National Gallery of Art in Washington presents an exhibition "Koro: Women".
Jean-Baptiste Camille Corot is best known as a great master of landscape painting in the 19th century, who combined French neoclassical traditional painting with the impressionist movement of the 1870s.
Portraiture is a much smaller, less well-known part of his work, but they have appeared throughout his fruitful fifty-year career, with especially at the end. These works were rarely seen outside his studio during his lifetime, but they influenced the modernist artists of the nineteenth and early twentieth century.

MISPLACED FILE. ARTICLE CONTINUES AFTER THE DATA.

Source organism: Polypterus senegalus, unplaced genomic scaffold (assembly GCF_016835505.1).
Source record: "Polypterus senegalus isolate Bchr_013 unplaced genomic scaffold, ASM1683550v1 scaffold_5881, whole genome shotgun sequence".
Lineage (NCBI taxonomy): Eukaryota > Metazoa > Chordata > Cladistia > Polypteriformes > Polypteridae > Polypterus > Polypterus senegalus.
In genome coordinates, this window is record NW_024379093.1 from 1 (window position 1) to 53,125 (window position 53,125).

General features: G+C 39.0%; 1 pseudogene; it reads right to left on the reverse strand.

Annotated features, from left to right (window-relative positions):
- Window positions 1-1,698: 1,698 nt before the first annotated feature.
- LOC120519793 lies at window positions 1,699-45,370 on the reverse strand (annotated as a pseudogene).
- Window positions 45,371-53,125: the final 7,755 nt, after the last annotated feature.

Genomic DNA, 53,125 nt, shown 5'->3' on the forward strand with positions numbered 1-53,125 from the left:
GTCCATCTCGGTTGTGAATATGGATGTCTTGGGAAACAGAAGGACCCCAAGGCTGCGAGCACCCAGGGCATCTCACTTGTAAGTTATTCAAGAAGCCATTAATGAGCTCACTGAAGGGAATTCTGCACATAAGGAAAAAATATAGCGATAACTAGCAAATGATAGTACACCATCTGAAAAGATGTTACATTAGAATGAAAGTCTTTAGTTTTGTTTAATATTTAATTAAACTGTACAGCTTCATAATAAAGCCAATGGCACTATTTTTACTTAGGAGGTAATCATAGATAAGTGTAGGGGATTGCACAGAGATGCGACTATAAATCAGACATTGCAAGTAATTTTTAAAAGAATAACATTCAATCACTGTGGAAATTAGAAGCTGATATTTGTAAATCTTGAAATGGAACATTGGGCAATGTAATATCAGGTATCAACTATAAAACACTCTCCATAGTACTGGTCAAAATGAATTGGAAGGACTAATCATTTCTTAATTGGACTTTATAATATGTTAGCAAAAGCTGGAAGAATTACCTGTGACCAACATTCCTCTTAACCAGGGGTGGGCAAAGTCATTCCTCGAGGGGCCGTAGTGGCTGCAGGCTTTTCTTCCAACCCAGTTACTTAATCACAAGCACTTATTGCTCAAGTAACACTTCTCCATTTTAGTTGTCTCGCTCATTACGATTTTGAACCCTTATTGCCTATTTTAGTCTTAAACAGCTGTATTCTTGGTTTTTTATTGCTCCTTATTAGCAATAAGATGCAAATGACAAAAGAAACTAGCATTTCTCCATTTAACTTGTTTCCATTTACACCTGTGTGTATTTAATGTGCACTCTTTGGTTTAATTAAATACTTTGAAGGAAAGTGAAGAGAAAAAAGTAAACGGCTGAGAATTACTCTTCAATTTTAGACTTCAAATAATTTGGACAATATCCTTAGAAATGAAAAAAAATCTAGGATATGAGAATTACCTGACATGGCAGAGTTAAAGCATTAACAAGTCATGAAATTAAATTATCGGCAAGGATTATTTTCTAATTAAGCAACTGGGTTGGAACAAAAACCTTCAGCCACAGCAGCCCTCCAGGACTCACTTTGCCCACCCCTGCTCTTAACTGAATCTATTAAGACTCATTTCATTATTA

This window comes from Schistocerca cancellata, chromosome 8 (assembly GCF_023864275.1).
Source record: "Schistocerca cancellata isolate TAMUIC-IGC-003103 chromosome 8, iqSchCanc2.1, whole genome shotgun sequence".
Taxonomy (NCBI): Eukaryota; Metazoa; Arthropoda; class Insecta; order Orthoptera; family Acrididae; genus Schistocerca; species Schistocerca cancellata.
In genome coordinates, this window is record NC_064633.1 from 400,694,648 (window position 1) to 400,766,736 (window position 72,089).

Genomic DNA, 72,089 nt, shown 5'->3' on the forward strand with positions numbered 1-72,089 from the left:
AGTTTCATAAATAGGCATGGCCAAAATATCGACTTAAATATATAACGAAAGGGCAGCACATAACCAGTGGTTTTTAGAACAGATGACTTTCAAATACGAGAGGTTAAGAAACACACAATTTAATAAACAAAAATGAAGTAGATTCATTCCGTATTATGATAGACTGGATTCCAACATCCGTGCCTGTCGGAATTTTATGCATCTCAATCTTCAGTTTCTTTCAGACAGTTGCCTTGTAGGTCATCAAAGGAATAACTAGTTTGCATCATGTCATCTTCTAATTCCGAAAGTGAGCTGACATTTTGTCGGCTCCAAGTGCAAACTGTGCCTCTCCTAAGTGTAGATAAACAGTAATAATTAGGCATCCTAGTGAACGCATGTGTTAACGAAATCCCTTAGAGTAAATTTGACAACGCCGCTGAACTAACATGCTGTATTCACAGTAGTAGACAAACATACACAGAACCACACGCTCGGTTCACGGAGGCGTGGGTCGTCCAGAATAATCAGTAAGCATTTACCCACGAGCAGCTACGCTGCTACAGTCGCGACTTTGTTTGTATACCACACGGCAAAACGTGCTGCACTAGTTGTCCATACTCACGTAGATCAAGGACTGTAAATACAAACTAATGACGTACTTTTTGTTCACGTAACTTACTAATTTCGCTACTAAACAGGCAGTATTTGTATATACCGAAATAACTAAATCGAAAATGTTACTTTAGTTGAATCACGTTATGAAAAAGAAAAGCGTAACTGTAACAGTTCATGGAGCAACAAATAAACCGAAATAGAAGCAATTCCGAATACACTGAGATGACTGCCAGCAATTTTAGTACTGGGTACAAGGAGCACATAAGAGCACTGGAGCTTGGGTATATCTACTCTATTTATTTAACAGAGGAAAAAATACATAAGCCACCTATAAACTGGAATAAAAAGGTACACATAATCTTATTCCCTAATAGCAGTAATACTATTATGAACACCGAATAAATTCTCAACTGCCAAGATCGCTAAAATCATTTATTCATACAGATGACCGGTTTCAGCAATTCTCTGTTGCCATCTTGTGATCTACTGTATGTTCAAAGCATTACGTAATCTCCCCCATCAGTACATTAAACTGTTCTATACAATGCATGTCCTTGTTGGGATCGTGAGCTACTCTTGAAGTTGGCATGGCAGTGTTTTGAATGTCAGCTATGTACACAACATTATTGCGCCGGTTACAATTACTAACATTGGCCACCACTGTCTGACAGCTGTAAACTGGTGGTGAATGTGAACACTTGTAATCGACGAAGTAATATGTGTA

Dressed in a rustic Italian costume or lying naked on a grassy plain, the women of Koro read, dream and look directly at the viewer, conveying their feelings and thoughts to him.
The forty-five paintings in the exhibition, created between the mid-1830s and the early 1870s, are largely divided into three main themes: single portraits, nudes, and allegorical studio scenes.